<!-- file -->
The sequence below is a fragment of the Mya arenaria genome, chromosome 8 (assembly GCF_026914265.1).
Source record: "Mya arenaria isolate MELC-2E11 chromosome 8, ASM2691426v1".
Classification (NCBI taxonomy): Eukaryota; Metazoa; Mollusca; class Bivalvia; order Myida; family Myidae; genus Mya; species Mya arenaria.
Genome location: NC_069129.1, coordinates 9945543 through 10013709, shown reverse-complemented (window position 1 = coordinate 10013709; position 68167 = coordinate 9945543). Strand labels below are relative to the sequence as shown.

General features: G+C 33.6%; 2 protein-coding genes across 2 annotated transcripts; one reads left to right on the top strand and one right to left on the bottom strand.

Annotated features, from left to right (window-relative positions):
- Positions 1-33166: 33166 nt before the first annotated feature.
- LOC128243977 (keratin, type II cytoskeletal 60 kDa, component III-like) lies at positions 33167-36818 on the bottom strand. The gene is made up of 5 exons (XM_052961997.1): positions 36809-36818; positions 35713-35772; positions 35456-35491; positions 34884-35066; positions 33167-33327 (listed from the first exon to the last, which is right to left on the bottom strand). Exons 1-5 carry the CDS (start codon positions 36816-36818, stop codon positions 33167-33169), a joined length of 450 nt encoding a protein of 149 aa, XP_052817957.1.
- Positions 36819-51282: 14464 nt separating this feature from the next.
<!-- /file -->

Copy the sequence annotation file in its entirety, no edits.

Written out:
The sequence below is a fragment of the Mya arenaria genome, chromosome 8 (assembly GCF_026914265.1).
Source record: "Mya arenaria isolate MELC-2E11 chromosome 8, ASM2691426v1".
Classification (NCBI taxonomy): Eukaryota; Metazoa; Mollusca; class Bivalvia; order Myida; family Myidae; genus Mya; species Mya arenaria.
Genome location: NC_069129.1, coordinates 9945543 through 10013709, shown reverse-complemented (window position 1 = coordinate 10013709; position 68167 = coordinate 9945543). Strand labels below are relative to the sequence as shown.

General features: G+C 33.6%; 2 protein-coding genes across 2 annotated transcripts; one reads left to right on the top strand and one right to left on the bottom strand.

Annotated features, from left to right (window-relative positions):
- Positions 1-33166: 33166 nt before the first annotated feature.
- LOC128243977 (keratin, type II cytoskeletal 60 kDa, component III-like) lies at positions 33167-36818 on the bottom strand. The gene is made up of 5 exons (XM_052961997.1): positions 36809-36818; positions 35713-35772; positions 35456-35491; positions 34884-35066; positions 33167-33327 (listed from the first exon to the last, which is right to left on the bottom strand). Exons 1-5 carry the CDS (start codon positions 36816-36818, stop codon positions 33167-33169), a joined length of 450 nt encoding a protein of 149 aa, XP_052817957.1.
- Positions 36819-51282: 14464 nt separating this feature from the next.